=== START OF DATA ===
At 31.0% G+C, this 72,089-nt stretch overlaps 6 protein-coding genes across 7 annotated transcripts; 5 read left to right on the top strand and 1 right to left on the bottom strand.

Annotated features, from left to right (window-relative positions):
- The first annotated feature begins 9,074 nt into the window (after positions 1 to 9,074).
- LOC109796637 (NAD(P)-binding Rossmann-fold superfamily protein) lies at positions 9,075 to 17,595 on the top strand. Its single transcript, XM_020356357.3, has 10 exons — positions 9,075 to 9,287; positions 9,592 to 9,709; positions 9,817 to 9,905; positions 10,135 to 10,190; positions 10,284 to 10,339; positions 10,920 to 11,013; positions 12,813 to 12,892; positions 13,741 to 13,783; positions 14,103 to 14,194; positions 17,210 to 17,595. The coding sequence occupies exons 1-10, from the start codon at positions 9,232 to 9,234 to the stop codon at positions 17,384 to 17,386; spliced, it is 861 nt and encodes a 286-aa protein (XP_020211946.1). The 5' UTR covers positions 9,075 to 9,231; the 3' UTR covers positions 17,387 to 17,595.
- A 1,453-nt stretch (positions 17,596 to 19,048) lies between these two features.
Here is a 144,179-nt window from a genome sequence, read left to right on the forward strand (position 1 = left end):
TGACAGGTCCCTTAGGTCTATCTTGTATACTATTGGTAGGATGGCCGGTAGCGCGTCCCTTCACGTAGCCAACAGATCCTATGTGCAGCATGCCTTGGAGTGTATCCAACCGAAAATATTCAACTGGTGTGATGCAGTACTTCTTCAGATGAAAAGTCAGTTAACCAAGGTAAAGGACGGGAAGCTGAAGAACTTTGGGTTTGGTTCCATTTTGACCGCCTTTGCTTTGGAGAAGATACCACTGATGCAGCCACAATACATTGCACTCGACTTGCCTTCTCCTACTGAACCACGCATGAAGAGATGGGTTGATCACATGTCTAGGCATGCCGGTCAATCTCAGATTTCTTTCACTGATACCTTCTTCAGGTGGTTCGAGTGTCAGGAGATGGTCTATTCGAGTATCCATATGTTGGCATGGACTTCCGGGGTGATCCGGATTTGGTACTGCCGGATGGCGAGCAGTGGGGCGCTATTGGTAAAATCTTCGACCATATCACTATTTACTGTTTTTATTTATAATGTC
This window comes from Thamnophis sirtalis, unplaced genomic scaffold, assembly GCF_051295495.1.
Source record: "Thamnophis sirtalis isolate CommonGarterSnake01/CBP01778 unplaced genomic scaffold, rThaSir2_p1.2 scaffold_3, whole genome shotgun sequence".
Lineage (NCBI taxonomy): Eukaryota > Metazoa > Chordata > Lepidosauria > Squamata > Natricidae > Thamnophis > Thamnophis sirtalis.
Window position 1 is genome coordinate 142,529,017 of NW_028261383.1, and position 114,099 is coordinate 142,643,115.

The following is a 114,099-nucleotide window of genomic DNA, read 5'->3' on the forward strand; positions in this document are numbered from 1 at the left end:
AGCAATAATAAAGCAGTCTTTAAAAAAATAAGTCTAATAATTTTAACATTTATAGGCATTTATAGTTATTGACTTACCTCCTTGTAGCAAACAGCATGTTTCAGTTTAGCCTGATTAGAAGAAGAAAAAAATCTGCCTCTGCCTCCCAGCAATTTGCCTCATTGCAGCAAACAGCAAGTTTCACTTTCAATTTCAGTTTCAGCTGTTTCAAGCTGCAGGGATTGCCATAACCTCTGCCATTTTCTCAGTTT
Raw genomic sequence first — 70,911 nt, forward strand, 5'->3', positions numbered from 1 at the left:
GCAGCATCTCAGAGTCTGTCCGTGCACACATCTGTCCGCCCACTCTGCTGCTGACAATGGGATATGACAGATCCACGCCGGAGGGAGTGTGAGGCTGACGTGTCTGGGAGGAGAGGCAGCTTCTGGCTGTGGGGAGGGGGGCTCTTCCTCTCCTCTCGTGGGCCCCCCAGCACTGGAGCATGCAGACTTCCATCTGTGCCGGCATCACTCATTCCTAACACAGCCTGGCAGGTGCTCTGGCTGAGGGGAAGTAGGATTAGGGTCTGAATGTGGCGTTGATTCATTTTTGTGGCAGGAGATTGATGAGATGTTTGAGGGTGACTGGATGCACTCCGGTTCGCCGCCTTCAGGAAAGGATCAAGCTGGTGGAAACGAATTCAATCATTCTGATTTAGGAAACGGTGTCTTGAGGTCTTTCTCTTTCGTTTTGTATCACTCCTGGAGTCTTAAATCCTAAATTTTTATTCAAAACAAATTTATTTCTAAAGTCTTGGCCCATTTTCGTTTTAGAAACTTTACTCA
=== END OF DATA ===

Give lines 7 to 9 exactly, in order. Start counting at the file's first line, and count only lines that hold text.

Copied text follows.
TGACAGGTCCCTTAGGTCTATCTTGTATACTATTGGTAGGATGGCCGGTAGCGCGTCCCTTCACGTAGCCAACAGATCCTATGTGCAGCATGCCTTGGAGTGTATCCAACCGAAAATATTCAACTGGTGTGATGCAGTACTTCTTCAGATGAAAAGTCAGTTAACCAAGGTAAAGGACGGGAAGCTGAAGAACTTTGGGTTTGGTTCCATTTTGACCGCCTTTGCTTTGGAGAAGATACCACTGATGCAGCCACAATACATTGCACTCGACTTGCCTTCTCCTACTGAACCACGCATGAAGAGATGGGTTGATCACATGTCTAGGCATGCCGGTCAATCTCAGATTTCTTTCACTGATACCTTCTTCAGGTGGTTCGAGTGTCAGGAGATGGTCTATTCGAGTATCCATATGTTGGCATGGACTTCCGGGGTGATCCGGATTTGGTACTGCCGGATGGCGAGCAGTGGGGCGCTATTGGTAAAATCTTCGACCATATCACTATTTACTGTTTTTATTTATAATGTC
This window comes from Thamnophis sirtalis, unplaced genomic scaffold, assembly GCF_051295495.1.
Source record: "Thamnophis sirtalis isolate CommonGarterSnake01/CBP01778 unplaced genomic scaffold, rThaSir2_p1.2 scaffold_3, whole genome shotgun sequence".